# Using Cayley-Hamilton to calculate powers of arbitrary matrices of fixed size

For a symmetric matrix $A$ with eigenvalues $\lambda_i<1$ (with $i=0,\dots,n$), one can write the resolvent ($R(z,A):=(A-zI)^{-1}$) at $z=1$ as a series of powers of $A$ $$:

$R(1,A)=(A-1)^{-1}=-(I+A+A^2+A^3+\dots)$

From Cayley-Hamilton, I know that one can express the power $k\geq n$ of an $n\times n$ matrix $A$ as a linear combination of $A^0,A^1,A^2,\dots, A^{n-1}$. I would like to use this to convert the infinite series of matrix powers above into a finite series of matrix powers (with possibly very ugly coefficients). For this, I need a formula for the $k$-th power of an $n\times n$ matrix of the form

$A^k=\sum_{j=0}^{n-1}\xi_jA^j$

for $k\geq n$. The $\xi_j=\xi_j(c_0,c_1,c_2,\dots,c_n)$ should be function s of the coefficients $c_i$ (with $i=0,\dots,n$) of the $A$'s characteristic polynomial. I have tried to derive this formula by hand and so far it seems to be possible, but very tedious. I would assume that other people have worked on finding such a formula before, but I couldn't find it on the internet.

$$ Barnett, Lionel, Christopher L. Buckley, and Seth Bullock. "Neural complexity and structural connectivity." Physical Review E 79.5 (2009): 051914.

• Well I guess you can express the coefficients of the infinite series $(A-1)^{-1}$ as $\sum_{k=0}^{n-1} \alpha_k A^{k}$ where $\alpha_k$ is the solution to the system of equations $(\lambda_i - 1)^{-1} = \sum_{k=0}^{n-1} \alpha_k \lambda_i^k, i=1,\ldots,n$. Then rewrite each $A^k$ in terms of the characteristic polynomial starting from $A^{n-1}$ and rearranging as you go and finally collecting terms - sounds messy though – Nadiels Aug 24 '17 at 12:27

Obviously the expansion must be unique, so we can find it however we like. If $$p(t) = \sum_{k=0}^n c_k t^k$$ is the characteristic polynomial of $A$, then if we write $B=A-I$, then $A=I+B$ satisfies $$\sum_{k=0}^n c_k (I+B)^k = 0$$ by Cayley–Hamilton. We can then expand to get $$0 = \sum_{k=0}^n c_k \sum_{m=0}^k \binom{k}{m} B^m = \sum_{m=0}^n B^m \sum_{k=m}^n c_k \binom{k}{m} = \sum_{m=0}^n \alpha_m B^m$$ by changing the order of summation, and the $\alpha_m = \sum_{k=m}^n c_k \binom{k}{m}$ are constants. So $$\alpha_0 = -\sum_{m=1}^n B^m \alpha_m.$$ $\alpha_0$ is nonzero since $B$ is supposed to be invertible, so multiplying both sides by $B^{-1}\alpha^{-1}$, we have $$B^{-1} = \sum_{m=1}^n -\frac{\alpha_m}{\alpha_0} B^{m-1} .$$ Now we can go back to $A$ using $B=A-I$, which gives $$(A-I)^{-1} = \sum_{m=0}^{n-1} -\frac{\alpha_{m+1}}{\alpha_0} (A-I)^{m} = \sum_{m=0}^{n-1} -\frac{\alpha_{m+1}}{\alpha_0} \sum_{j=0}^m (-1)^{m-j} \binom{m}{j} A^j \\ = \sum_{j=0}^{n-1} A^j \frac{-1}{\alpha_0}\sum_{m=j}^{n-1} (-1)^{m-j} \binom{m}{j} \alpha_{m+1} \\ = \sum_{j=0}^{n-1} A^j \frac{-1}{\alpha_0}\sum_{m=j}^{n-1} (-1)^{m-j} \binom{m}{j} \sum_{k=m+1}^n c_k \binom{k}{m+1}.$$ Therefore $$(A-I)^{-1} = \sum_{j=0}^{n-1} \beta_j A^j,$$ with coefficients $$\beta_j = -\left( \sum_{k=0}^n c_k \right)^{-1} \sum_{m=j}^{n-1} (-1)^{m-j} \binom{m}{j} \sum_{k=m+1}^n c_k \binom{k}{m+1}$$ It may be possible to simplify this expression further by changing the order of summation again and using some binomial identities.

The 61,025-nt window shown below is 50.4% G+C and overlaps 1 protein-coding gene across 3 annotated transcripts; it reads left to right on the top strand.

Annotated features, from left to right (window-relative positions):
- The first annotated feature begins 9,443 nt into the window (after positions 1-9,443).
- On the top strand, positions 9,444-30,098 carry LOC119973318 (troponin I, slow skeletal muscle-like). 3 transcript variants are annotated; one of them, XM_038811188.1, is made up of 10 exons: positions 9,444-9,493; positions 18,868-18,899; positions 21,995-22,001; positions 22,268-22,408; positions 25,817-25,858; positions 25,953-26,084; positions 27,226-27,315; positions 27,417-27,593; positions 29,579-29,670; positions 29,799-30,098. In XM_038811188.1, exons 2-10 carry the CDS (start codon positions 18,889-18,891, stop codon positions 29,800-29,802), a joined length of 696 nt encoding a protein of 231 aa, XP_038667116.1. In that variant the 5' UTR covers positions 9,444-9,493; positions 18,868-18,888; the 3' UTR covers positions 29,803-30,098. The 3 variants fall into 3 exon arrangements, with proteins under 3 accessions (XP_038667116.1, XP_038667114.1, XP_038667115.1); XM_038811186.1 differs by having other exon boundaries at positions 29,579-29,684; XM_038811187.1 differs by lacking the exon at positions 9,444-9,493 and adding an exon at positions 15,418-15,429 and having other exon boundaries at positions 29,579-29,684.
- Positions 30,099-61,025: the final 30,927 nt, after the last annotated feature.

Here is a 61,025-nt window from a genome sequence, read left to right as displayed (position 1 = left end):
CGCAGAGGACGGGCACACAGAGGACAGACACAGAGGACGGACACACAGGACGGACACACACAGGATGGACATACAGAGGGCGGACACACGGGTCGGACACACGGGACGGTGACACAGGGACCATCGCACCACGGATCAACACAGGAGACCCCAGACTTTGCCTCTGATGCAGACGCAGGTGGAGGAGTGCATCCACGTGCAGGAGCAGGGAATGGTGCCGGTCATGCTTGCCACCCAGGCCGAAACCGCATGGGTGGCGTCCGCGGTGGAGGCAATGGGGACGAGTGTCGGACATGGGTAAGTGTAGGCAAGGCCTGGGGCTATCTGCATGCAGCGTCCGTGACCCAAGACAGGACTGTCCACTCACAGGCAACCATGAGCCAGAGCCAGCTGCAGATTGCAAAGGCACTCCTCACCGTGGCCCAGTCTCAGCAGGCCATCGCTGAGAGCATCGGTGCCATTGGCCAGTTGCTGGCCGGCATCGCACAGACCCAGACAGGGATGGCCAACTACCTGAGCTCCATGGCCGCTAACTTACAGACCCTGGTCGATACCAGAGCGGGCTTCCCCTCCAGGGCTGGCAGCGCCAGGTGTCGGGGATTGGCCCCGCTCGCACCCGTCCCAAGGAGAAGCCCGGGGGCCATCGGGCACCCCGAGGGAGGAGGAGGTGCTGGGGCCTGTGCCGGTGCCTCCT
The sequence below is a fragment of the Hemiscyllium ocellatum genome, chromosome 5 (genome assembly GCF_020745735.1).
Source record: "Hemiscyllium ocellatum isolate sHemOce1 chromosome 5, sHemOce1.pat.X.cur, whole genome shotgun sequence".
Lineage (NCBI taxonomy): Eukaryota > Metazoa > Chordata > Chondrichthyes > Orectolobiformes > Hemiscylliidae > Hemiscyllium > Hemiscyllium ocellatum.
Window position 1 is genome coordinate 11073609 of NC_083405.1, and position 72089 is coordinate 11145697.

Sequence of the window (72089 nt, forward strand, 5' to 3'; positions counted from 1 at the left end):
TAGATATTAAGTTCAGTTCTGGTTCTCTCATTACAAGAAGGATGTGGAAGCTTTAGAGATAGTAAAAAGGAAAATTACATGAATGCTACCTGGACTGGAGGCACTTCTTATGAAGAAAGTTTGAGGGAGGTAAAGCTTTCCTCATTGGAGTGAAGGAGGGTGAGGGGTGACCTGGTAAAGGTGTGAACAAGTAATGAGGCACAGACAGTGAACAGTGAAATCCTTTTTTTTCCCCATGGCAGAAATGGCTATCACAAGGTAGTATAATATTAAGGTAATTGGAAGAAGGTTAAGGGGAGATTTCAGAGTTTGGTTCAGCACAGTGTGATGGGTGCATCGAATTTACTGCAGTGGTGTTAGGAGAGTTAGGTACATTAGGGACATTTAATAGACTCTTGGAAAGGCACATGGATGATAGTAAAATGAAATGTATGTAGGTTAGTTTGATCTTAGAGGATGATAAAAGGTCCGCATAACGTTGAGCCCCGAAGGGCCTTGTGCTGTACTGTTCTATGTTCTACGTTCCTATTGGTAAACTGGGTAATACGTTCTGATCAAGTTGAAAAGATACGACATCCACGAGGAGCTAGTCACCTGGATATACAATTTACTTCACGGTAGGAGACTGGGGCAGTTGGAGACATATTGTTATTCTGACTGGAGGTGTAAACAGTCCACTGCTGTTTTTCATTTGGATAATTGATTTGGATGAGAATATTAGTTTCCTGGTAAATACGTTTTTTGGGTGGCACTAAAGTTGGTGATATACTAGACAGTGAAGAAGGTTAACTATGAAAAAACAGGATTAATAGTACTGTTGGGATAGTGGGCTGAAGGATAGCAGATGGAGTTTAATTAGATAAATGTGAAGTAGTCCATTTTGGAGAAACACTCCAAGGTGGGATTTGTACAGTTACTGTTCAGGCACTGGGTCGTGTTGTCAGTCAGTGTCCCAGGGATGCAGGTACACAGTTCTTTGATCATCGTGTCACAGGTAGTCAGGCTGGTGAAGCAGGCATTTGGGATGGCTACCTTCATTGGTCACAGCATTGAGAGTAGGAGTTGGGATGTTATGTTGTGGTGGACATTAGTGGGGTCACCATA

$$\sum_{m=j}^{n-1} (-1)^{m-j+1} \binom{m}{j} \sum_{k=m+1}^n c_k \binom{k}{m+1} = (-1)^j \sum_{k=j+1}^n c_k \sum_{M=j+1}^{k} (-1)^{M} \binom{M-1}{j} \binom{k}{M} = -\sum_{k=j+1}^n c_k$$ by Euler's formula on sums of $k$th differences of powers, since $j<k$.
Actually, since everything commutes, we can do some formal matrix division to get this result more simply: $$0 = (A-I)^{-1}(c_n A^n+ c_{n-1} A^{n-1} + \dotsb + c_1 A + c_0 I ).$$ Then $$(A-I)^{-1}A^k = A^{k-1}+A^k+\dotsb+I + (A-I)^{-1},$$ and so we have $$\left( \sum_{k=0}^n c_k \right) (A-I)^{-1} = -\sum_{m=0}^{n} A^{m} \sum_{k=m+1}^n c_k,$$ and again we find $$(A-I)^{-1} = \sum_{m=0}^{n-1} A^m \frac{\sum_{k=m+1}^n c_k}{\sum_{k=0}^n c_k}$$